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Volunteer: ‘Their eyes shone brighter’

CLEARWATER, FL (The Florida Catholic) - I went to Pinellas Hope, the homeless project coordinated by Catholic Charities, on a recent evening to help serve supper and see what it was all about.

A HAND FOR THE HOMELESS - Chris Vivian listens to a fellow volunteer as she prepares plates of food during a recent night of volunteer service at Pinellas Hope. The site, operated by Catholic Charities, provides shelter and help for homeless people to regain their independence. (FC/Carlos Briceno)

A HAND FOR THE HOMELESS - Chris Vivian listens to a fellow volunteer as she prepares plates of food during a recent night of volunteer service at Pinellas Hope. The site, operated by Catholic Charities, provides shelter and help for homeless people to regain their independence. (FC/Carlos Briceno)


The food was not there when I arrived and residents were waiting as the sun went down. The site is a neat campground with well-trimmed trees and evenly spaced tents below them. There is no trash anywhere. Two large tents, the kind you would rent for a party, provide an eating and gathering area. A handful of trailers are offices, food service, supplies and mobile bathing facilities. It is quiet, like a waiting room, and has no sense of permanency.

As I wrote my name on the volunteer log, a handwritten sign taped to the table caught my eye: “Be kind, for everyone you meet is fighting a hard battle.”

Food that evening was brought by the Boley Centers for Behavioral Healthcare of St. Petersburg, and some employees came to help serve. We warmed rolls and set up, the busywork of service to those one doesn’t know.

Chris Ledwell, a volunteer at Pinellas Hope, was busy getting the dining service set. He was upbeat and positive in directing other volunteers and seemed to be the leader of the operation, so we all took note of who was “the boss” and directed questions to him.

Soon it was time for prayer. I joined the circle, holding hands with a disheveled man in layers of old clothes and a tall, stylish-looking woman wearing a leather jacket.

A hearty meal

Chris sent in the diners 10 at a time. “First-timers!” he hollered, then counted as each person came through to receive salad, then lasagna, then dressing, rolls and a cookie — a good, hot meal for each person.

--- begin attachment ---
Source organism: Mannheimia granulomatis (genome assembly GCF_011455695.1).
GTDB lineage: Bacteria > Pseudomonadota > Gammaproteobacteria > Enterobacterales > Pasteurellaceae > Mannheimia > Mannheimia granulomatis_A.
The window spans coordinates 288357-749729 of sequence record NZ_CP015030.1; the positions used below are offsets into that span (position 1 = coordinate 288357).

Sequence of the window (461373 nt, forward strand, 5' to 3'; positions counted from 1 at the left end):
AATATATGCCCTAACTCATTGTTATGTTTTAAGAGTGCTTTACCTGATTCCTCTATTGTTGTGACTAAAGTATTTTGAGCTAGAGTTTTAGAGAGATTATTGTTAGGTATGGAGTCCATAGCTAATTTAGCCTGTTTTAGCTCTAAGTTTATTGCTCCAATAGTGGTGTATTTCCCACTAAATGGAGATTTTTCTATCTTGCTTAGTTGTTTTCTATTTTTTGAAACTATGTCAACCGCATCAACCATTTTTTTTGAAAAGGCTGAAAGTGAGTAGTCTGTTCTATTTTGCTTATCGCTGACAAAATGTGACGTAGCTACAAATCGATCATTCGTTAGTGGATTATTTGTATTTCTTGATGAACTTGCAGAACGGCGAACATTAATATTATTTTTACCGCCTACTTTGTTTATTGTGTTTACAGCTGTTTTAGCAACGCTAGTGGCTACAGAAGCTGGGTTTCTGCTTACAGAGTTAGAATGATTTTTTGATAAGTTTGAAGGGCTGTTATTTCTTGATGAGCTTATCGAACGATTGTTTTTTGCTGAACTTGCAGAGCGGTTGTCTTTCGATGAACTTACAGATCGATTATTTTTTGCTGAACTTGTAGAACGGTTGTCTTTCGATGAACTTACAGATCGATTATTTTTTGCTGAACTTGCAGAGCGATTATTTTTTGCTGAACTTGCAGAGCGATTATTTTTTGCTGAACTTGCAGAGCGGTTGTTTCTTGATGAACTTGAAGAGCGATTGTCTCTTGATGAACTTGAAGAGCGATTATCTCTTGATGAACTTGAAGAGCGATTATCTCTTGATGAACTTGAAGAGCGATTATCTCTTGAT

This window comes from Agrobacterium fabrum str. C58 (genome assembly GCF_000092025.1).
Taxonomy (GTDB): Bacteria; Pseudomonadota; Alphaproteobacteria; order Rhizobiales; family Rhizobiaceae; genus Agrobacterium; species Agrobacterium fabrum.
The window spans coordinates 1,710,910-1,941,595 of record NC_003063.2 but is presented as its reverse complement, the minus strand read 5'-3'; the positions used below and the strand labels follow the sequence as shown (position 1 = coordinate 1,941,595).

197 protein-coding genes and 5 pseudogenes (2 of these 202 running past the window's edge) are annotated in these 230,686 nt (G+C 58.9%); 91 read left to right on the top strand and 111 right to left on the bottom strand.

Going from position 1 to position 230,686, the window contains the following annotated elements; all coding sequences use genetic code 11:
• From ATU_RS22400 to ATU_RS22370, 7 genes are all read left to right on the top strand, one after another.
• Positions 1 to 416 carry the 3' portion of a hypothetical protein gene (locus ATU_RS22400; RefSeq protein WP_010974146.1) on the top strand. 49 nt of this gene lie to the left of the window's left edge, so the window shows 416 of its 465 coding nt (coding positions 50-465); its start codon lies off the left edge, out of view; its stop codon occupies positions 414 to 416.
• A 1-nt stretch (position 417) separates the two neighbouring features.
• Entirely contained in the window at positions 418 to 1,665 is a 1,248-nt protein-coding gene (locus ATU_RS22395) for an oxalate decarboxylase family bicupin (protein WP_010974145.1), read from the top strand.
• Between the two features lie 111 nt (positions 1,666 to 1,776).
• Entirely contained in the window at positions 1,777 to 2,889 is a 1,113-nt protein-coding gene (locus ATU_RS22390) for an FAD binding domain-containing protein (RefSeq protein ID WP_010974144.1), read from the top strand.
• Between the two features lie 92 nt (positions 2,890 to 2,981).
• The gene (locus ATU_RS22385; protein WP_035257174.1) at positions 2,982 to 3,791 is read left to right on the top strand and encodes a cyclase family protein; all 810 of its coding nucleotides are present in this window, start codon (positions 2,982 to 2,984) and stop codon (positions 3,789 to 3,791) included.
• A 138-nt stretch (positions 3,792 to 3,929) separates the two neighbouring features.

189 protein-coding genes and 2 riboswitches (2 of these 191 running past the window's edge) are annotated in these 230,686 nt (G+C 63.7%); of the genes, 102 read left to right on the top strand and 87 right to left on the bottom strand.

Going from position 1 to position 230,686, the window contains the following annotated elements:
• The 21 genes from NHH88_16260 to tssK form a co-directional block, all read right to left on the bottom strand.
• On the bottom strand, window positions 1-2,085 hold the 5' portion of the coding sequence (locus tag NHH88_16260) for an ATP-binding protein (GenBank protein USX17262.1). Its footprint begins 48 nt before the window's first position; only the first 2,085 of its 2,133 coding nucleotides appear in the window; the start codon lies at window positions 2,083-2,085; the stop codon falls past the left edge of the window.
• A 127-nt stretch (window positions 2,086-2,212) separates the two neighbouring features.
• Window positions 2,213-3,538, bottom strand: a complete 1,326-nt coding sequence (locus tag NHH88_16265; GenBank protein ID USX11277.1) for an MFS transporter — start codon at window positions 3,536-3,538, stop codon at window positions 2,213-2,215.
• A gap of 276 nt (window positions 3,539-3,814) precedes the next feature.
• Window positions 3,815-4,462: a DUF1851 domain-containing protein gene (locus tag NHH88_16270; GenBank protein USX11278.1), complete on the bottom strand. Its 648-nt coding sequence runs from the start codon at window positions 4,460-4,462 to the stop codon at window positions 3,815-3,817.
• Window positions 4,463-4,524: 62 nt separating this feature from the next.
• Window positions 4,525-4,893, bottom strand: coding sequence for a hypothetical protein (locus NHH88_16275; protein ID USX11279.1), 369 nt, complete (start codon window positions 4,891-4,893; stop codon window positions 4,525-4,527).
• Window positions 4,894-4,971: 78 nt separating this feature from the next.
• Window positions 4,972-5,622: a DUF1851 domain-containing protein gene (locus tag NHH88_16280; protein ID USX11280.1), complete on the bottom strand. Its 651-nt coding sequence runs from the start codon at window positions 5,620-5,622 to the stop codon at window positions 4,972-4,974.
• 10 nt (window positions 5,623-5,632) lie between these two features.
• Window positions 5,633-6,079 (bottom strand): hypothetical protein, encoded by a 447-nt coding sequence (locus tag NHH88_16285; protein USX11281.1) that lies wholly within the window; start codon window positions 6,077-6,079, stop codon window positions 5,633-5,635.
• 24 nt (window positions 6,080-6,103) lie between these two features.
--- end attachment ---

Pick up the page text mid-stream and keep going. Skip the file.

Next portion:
Most looked tired in some way and the assortment of residents went way beyond stereotypes. There was the curly-haired gal who was very hungry and came back four times; the guy with the Gator hat who is really an LSU fan; a man who looks like my friend’s grandfather; the professionally dressed women who could have spent the whole day in the cubicle next to you — and you never would have guessed that they are all homeless.

They greeted us or thanked us, but were reserved. I wondered how long they have struggled and where they will go next.

“Second-timers!” Chris called out. We had enough food for seconds and even thirds. The lasagna was hot, fresh and popular. The men, who had labored all day, were hungry. Now that everyone had a plate of food, they asked for a little more and we gladly provided it. Their eyes shone brighter.

As we finished up, I learned how Chris came to be a full-time volunteer. He is a resident of Pinellas Hope, looking to get back on his feet. Rather than sit around and wait for something to happen, he pitched in to help, wanting to give back. First it was food service. Then he was given keys to this or that. Soon he became the go-to guy. He has become something of a leader through his service at the shelter, assisting others.

“You know, we’re all just a paycheck or two away from the streets,” he paused, taking a moment to give nonverbal instructions to a deaf volunteer/resident. “Most folks here are fighting their own demons and just hoping to make it.”

I think he will.

Changing ideas

My visit to Pinellas Hope did not give me a sense of having “done my part” for the homeless and those in need, but it changed some ideas I had about who is homeless and who serves them.

Although many folks take time out to give or volunteer around the holidays, there are people who answer the call every day to feed the hungry and help the less fortunate, and we need to support them in their ministry.

Hunger and homelessness won’t end with the holiday season. We can come for an hour or a day to help out and build an extra layer of community support. After all, many of the residents themselves are doing just that.

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This story was made available to Catholic Online by permission of The Florida Catholic (www.thefloridacatholic.org), official newspaper of the dioceses of Orlando, Venice, St. Petersburg, Palm Beach and Pensacola-Tallahassee, and the Archdiocese of Miami.

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